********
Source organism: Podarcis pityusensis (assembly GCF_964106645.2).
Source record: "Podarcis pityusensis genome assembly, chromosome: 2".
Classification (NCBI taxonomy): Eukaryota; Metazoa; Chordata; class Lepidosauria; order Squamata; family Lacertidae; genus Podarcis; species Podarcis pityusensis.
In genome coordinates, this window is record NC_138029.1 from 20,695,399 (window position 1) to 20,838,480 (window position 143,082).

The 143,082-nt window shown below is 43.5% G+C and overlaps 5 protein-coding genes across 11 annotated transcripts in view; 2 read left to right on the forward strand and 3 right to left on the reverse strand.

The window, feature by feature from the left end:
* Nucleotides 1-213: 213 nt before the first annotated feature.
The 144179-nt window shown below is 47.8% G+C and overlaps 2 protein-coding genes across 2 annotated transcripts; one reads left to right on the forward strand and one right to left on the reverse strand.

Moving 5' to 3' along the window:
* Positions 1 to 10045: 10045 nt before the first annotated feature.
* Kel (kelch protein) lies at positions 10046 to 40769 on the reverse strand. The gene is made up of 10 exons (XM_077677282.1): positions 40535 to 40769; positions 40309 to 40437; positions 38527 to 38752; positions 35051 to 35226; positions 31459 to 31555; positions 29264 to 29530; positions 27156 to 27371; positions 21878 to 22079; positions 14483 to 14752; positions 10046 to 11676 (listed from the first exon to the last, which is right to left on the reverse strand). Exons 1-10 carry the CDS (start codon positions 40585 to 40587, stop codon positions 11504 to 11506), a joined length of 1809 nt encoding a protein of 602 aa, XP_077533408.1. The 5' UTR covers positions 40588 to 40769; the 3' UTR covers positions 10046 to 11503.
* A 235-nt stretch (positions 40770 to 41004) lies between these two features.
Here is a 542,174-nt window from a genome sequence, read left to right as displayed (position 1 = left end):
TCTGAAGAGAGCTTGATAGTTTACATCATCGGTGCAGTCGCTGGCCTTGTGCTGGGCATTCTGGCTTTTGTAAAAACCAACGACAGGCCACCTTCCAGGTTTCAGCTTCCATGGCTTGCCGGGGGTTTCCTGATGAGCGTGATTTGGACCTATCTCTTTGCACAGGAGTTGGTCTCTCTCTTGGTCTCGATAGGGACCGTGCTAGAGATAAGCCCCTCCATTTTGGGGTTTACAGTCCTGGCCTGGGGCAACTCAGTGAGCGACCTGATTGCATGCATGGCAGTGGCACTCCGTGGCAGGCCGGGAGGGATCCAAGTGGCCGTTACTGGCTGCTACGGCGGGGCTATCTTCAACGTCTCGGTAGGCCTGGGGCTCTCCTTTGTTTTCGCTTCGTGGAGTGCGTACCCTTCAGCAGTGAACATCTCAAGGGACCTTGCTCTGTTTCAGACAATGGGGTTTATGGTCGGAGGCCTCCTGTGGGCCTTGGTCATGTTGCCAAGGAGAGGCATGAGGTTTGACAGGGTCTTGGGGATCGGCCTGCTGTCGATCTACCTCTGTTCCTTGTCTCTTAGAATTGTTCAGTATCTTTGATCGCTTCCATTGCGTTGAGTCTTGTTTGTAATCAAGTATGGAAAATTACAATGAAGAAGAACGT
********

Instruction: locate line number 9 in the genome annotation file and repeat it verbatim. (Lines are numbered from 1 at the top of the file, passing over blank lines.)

Moving 5' to 3' along the window: